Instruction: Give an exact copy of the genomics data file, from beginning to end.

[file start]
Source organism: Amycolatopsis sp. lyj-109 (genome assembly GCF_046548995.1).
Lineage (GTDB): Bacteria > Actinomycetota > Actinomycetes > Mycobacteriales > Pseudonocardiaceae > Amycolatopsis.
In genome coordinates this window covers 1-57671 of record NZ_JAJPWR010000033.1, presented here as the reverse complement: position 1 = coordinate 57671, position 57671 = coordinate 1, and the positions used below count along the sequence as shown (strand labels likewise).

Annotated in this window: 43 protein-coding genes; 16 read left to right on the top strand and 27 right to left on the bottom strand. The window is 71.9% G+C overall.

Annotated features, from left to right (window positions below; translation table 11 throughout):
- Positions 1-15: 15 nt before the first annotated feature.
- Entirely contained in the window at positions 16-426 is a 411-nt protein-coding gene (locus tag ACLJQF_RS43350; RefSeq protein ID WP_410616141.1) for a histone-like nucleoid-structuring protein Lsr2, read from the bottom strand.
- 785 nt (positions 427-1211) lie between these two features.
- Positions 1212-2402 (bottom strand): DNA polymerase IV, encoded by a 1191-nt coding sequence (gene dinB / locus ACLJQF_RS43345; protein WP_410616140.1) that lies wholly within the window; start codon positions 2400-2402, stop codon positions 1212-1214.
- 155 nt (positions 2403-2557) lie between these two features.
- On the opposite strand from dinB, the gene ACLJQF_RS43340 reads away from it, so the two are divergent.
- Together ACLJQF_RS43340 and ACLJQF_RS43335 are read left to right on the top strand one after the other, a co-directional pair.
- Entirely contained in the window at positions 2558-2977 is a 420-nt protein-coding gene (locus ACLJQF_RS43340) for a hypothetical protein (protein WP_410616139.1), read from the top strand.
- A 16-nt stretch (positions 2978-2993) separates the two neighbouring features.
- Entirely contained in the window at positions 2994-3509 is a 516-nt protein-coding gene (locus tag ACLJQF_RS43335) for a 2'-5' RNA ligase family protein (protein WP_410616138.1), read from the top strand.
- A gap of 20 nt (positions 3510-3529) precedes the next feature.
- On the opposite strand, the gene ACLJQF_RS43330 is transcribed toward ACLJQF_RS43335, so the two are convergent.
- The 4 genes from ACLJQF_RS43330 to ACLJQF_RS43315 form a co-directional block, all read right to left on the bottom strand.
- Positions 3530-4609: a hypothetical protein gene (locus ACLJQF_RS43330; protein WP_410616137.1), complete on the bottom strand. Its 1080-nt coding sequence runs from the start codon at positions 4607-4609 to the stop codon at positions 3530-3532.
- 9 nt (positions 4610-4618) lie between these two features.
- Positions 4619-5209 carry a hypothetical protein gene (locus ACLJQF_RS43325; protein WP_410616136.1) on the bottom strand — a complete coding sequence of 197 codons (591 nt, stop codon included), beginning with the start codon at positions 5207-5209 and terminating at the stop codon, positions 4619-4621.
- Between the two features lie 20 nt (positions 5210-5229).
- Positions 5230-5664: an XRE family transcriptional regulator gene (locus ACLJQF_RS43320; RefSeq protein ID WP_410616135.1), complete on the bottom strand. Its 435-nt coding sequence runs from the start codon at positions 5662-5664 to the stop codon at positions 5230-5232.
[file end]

Source organism: Amycolatopsis sp. lyj-109 (genome assembly GCF_046548995.1).
Lineage (GTDB): Bacteria > Actinomycetota > Actinomycetes > Mycobacteriales > Pseudonocardiaceae > Amycolatopsis.
In genome coordinates this window covers 1-57671 of record NZ_JAJPWR010000033.1, presented here as the reverse complement: position 1 = coordinate 57671, position 57671 = coordinate 1, and the positions used below count along the sequence as shown (strand labels likewise).

Annotated in this window: 43 protein-coding genes; 16 read left to right on the top strand and 27 right to left on the bottom strand. The window is 71.9% G+C overall.

Annotated features, from left to right (window positions below; translation table 11 throughout):
- Positions 1-15: 15 nt before the first annotated feature.
- Entirely contained in the window at positions 16-426 is a 411-nt protein-coding gene (locus tag ACLJQF_RS43350; RefSeq protein ID WP_410616141.1) for a histone-like nucleoid-structuring protein Lsr2, read from the bottom strand.
- 785 nt (positions 427-1211) lie between these two features.
- Positions 1212-2402 (bottom strand): DNA polymerase IV, encoded by a 1191-nt coding sequence (gene dinB / locus ACLJQF_RS43345; protein WP_410616140.1) that lies wholly within the window; start codon positions 2400-2402, stop codon positions 1212-1214.
- 155 nt (positions 2403-2557) lie between these two features.
- On the opposite strand from dinB, the gene ACLJQF_RS43340 reads away from it, so the two are divergent.
- Together ACLJQF_RS43340 and ACLJQF_RS43335 are read left to right on the top strand one after the other, a co-directional pair.
- Entirely contained in the window at positions 2558-2977 is a 420-nt protein-coding gene (locus ACLJQF_RS43340) for a hypothetical protein (protein WP_410616139.1), read from the top strand.
- A 16-nt stretch (positions 2978-2993) separates the two neighbouring features.
- Entirely contained in the window at positions 2994-3509 is a 516-nt protein-coding gene (locus tag ACLJQF_RS43335) for a 2'-5' RNA ligase family protein (protein WP_410616138.1), read from the top strand.
- A gap of 20 nt (positions 3510-3529) precedes the next feature.
- On the opposite strand, the gene ACLJQF_RS43330 is transcribed toward ACLJQF_RS43335, so the two are convergent.
- The 4 genes from ACLJQF_RS43330 to ACLJQF_RS43315 form a co-directional block, all read right to left on the bottom strand.
- Positions 3530-4609: a hypothetical protein gene (locus ACLJQF_RS43330; protein WP_410616137.1), complete on the bottom strand. Its 1080-nt coding sequence runs from the start codon at positions 4607-4609 to the stop codon at positions 3530-3532.
- 9 nt (positions 4610-4618) lie between these two features.
- Positions 4619-5209 carry a hypothetical protein gene (locus ACLJQF_RS43325; protein WP_410616136.1) on the bottom strand — a complete coding sequence of 197 codons (591 nt, stop codon included), beginning with the start codon at positions 5207-5209 and terminating at the stop codon, positions 4619-4621.
- Between the two features lie 20 nt (positions 5210-5229).
- Positions 5230-5664: an XRE family transcriptional regulator gene (locus ACLJQF_RS43320; RefSeq protein ID WP_410616135.1), complete on the bottom strand. Its 435-nt coding sequence runs from the start codon at positions 5662-5664 to the stop codon at positions 5230-5232.